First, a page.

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Why does the market assign a vol skew in the presence of a spot vs vol correlation. Both heuristic/fundamental answers as well as mathematical explanations welcomed

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Suppose you were to price 2 instruments: a strongly OTM put and a strongly OTM Call.

In the standard BS settings, instantaneous volatility is assumed to be constant. Consequently, the implied volatility of these 2 instruments will be the same, resulting in an absence of implied volatility skew.

Now, assume a negative spot/instantaneous volatility correlation. Make it very negative ($\rho \approx -1$) to make things clearer.

  • When you price the OTM put, it is the strongly bearish paths that will matter to you (think Monte Carlo if you like, only the paths that finish below the strike $ K << S_0 $ will contribute to the option price), that is, the paths where the spot is expected to strongly decrease. Because of the negative spot/vol correlation, along the latter "bearish" paths, instantaneous volatility is expected to increase, thus making "effective" volatility (i.e. the implied volatility) higher compared to the pure BS case.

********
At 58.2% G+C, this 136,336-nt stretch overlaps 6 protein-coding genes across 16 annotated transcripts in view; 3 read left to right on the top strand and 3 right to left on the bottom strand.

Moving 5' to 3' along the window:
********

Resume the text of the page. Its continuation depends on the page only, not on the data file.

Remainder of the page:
• When you price the OTM call, it is the strongly bullish paths that will matter to you (think Monte Carlo if you like, only the paths that finish above the strike $ K >> S_0 $ will contribute to the option price), that is, the paths where the spot is expected to strongly increase. Because of the negative spot/vol correlation, along the latter "bullish" paths, instantaneous volatility is expected to decrease, thus making "effective" volatility (i.e. the implied volatility) lower compared to the pure BS case.

This illustrates how a negative spot/(instantaneous) volatility correlation leads to a negative implied volatility skew.

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